One of our conference’s speakers this year is Digital Health Consultant Clive Flashman who is Director of Strategy at ORCHA (the Organisation for the Review of Care and Health Applications). In this blog, Clive explores digital transformation and dementia:
There’s an old saying that you can take a horse to water but you can’t make it drink. What has that got to do with digital transformation you may ask? Quite a lot actually.
Digital transformation is disrupting most industrial and service sectors at the moment as they attempt to use digital technologies to improve the ways that organisations interact with their staff, customers and other key stakeholders. Ultimately, this can help to improve organisational performance and potentially even open up new types of services, products and routes to market.
However, all the wonderful technology in the world can’t help an organisation if it doesn’t have the will to change. That desire must be visible at leadership level, and all parts of the organisation must understand the potential that these new ways of working make possible.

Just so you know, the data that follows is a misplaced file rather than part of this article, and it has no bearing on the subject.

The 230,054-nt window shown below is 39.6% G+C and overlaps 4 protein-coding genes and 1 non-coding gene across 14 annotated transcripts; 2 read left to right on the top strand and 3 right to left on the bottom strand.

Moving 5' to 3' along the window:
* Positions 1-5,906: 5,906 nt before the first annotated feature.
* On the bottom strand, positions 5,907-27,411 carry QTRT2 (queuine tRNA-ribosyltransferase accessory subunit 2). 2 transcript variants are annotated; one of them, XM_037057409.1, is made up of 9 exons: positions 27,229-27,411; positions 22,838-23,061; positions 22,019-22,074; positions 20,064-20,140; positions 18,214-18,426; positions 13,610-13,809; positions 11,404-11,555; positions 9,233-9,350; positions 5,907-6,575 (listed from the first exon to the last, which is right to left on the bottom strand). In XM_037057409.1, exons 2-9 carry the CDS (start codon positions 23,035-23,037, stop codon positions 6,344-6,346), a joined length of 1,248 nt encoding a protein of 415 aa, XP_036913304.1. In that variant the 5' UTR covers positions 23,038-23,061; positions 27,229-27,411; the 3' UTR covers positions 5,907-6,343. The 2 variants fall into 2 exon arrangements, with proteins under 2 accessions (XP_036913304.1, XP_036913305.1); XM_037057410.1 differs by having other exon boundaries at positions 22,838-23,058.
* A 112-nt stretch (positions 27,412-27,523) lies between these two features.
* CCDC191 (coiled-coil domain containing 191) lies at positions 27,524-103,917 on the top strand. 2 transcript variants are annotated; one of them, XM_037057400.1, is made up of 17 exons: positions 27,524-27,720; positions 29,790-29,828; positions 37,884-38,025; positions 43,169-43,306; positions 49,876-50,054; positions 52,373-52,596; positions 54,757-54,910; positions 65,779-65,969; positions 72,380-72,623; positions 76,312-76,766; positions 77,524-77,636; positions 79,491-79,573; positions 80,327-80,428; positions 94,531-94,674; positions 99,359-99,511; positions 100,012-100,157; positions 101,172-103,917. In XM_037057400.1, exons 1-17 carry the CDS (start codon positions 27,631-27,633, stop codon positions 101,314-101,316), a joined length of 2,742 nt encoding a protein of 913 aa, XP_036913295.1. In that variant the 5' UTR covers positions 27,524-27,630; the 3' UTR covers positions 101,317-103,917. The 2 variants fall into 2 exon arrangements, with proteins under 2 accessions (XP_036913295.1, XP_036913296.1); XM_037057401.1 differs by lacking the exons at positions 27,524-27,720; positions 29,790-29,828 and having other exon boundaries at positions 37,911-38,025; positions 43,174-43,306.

Alzheimer Scotland has shown that it has the desire to transform itself and the ways that it interacts with people living with dementia, their carers, and the volunteers that help it to provide the numerous services it offers.
One of the earliest things that it did was to establish a group called Dementia Circle that helps people with dementia and their carers understand what assistive technologies are available, how they work, how easy they are to use, and the potential impact that they might have on the users’ everyday lives.
These technologies can sometimes make the difference between people living independently in their own home and their own community or having to move into a care home. As part of a digital care bundle, support may include TeleMedicine, other remote therapeutic services, TeleHealth (remote health monitoring), Telecoaching and online education. These products can positively transform lives. Alzheimer Scotland is already working with multiple agencies to educate them about these types of products and to encourage their advocacy when assessing and treating people living with dementia.
Digital transformation is an incremental journey that requires solid foundations and open minds. At the Alzheimer Scotland Annual Conference in Edinburgh, we’ll be discussing how you don’t need to be a techno geek to understand some of the simple tools that are currently available, and for those who do need more support, go along to your local Dementia Circle meeting. Visit Alzheimer Scotland’s Annual Conference taking place on Friday 8 June during Dementia Awareness Week to hear more about the digital transformation that the organisation is beginning and its vision for the future.